Without ever taking your right hand off the mouse, use your left hand to hit CTRL+SHIFT+ESC up the left side of the keyboard. this also bypasses the prompt screen and takes you right to task manager! also works with remote desktop to bring up task manager on the remote machine

Re:Common MS gesture (0)

Anonymous Coward | more than 2 years ago | (#36362286)

turn the keyboard so that the back is facing you and then use index on delete, middle on rctrl, and ring on ralt.

Re:Common MS gesture (0)

Anonymous Coward | more than 2 years ago | (#36370970)

I have no trouble at all doing Ctrl+Alt+Delete one handed. I hit Alt with thumb, Ctrl with index, Del with middle finger. It's even easier on my laptop keyboard where Ctrl+Alt are adjacent - press both with thumb, then Del with index.

Re:Common MS gesture (0)

Anonymous Coward | more than 2 years ago | (#36362140)

It's when you curl your fingers tightly against the top of your palms of both hands and then bring both hands sharply down on the desk, generally while engaging in a brief but vociferous inquisition as to the matrophilial nature of an unspecified party.

raised fist, knuckles down, middle finger extended (0)

RichMan (8097) | more than 2 years ago | (#36361974)

The is inconceivable.

The patent office is stupid. There is no way activity by a person, even equiped with any sort of tool, should be patentable. Sure the tool can be, but not human activity.

Re:raised fist, knuckles down, middle finger exten (1)

Rogerborg (306625) | more than 2 years ago | (#36362040)

:rolls eyes, sighs.

Don't, whatever you do, take 30 seconds to read past the headline and find what the article is actually about, please. It really spoils the arm pumping action following a First Post.

Re:raised fist, knuckles down, middle finger exten (0)

Anonymous Coward | more than 2 years ago | (#36362272)

I'm more intrigued by the post stating that xerox is not in the "unsurprisingly" list.

I mean, they actually invented the mouse and all the gesture concept. (except for the parts already invented by Engelbart)

Re:raised fist, knuckles down, middle finger exten (1)

KingSkippus (799657) | more than 2 years ago | (#36362278)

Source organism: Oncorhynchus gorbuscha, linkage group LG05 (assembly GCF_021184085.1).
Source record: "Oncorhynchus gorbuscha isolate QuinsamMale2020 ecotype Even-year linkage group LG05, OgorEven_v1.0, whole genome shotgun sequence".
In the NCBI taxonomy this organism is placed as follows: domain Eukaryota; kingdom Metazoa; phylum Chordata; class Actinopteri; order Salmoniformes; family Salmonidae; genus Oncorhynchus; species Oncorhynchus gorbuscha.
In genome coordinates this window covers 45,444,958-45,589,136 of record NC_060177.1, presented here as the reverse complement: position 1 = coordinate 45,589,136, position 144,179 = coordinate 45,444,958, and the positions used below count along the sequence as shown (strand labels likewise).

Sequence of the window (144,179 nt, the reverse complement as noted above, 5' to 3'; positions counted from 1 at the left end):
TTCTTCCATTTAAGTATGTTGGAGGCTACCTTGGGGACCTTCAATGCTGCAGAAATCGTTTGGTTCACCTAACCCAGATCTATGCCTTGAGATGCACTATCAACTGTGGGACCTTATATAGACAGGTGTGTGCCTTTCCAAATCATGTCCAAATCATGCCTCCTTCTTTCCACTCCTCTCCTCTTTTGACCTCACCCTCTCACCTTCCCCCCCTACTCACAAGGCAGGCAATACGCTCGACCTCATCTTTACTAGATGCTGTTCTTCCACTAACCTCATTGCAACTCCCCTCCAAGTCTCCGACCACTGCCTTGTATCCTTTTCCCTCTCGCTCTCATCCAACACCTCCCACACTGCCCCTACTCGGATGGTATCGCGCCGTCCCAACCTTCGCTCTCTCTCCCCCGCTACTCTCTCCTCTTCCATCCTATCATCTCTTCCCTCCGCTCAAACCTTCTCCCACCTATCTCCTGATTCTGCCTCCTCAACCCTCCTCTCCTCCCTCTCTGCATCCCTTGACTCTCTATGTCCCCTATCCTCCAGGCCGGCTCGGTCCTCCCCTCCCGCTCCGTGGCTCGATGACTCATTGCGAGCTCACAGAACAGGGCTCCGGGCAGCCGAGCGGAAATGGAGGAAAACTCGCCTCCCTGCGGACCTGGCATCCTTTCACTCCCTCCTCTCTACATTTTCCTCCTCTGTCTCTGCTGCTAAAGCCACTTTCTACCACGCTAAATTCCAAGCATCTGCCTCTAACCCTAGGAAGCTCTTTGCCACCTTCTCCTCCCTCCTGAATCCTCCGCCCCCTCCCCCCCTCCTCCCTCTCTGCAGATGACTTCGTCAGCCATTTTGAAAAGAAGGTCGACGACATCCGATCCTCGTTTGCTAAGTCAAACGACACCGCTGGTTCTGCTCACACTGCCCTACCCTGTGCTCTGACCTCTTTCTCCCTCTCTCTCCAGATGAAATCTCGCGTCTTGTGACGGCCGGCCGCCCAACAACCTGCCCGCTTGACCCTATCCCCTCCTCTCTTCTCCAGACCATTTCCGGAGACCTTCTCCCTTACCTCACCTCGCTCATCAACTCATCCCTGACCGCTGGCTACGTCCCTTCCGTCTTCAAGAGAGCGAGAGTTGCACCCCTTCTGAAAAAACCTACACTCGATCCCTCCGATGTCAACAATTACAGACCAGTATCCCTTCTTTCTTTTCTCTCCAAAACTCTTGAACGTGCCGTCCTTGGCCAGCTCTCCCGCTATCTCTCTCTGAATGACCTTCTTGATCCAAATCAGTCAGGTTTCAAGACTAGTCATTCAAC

So what do you think the article is about? Because when I read the article, I thought to myself that this isn't like patenting, say, a saw. No, it's like patenting moving a saw from side to side in a sawing motion. Sure, if you're a competitor, you can invent and sell another saw, but you can't invent one that works by allowing the user to cut by moving that saw side to side in a sawing motion, because we own that. And unless I'm mistaken, that's pretty much what the GP was referring to.

Even worse (1)

KingSkippus (799657) | more than 2 years ago | (#36362370)

Actually, when I read the article, it seemed to go pretty far beyond that. It's more like patenting every motion one could possibly make [gawkerassets.com] while using a saw, even if you never intend to use such motions. That way, for practical purposes, you can't invent and sell another saw, even one that uses a crappy circular motion, because we own that too.

All of these patents should be invalidated immediately, but then, most patents applied for these days should never even be granted to begin with.

Re:raised fist, knuckles down, middle finger exten (2)

anegg (1390659) | more than 2 years ago | (#36362060)

I'm not sure the gestures are patented; that seems to be an assumption made by the author of the article (yes, I read the article - but not the patents called out by the article). What I would expect to be covered in the patents are the mechanisms for recognizing/processing those gestures to bring about certain results. This seems to be almost required to be so for something like a patent on manipulating 3D objects in a virtual reality space; how could one patent the very concept which is obviously not original as it happens on non-virtual space all of the time? However, the mechanisms for recognizing the movements to manipulate the 3D objects and making the necessary changes in the VR space to show the changed objects might be patentable.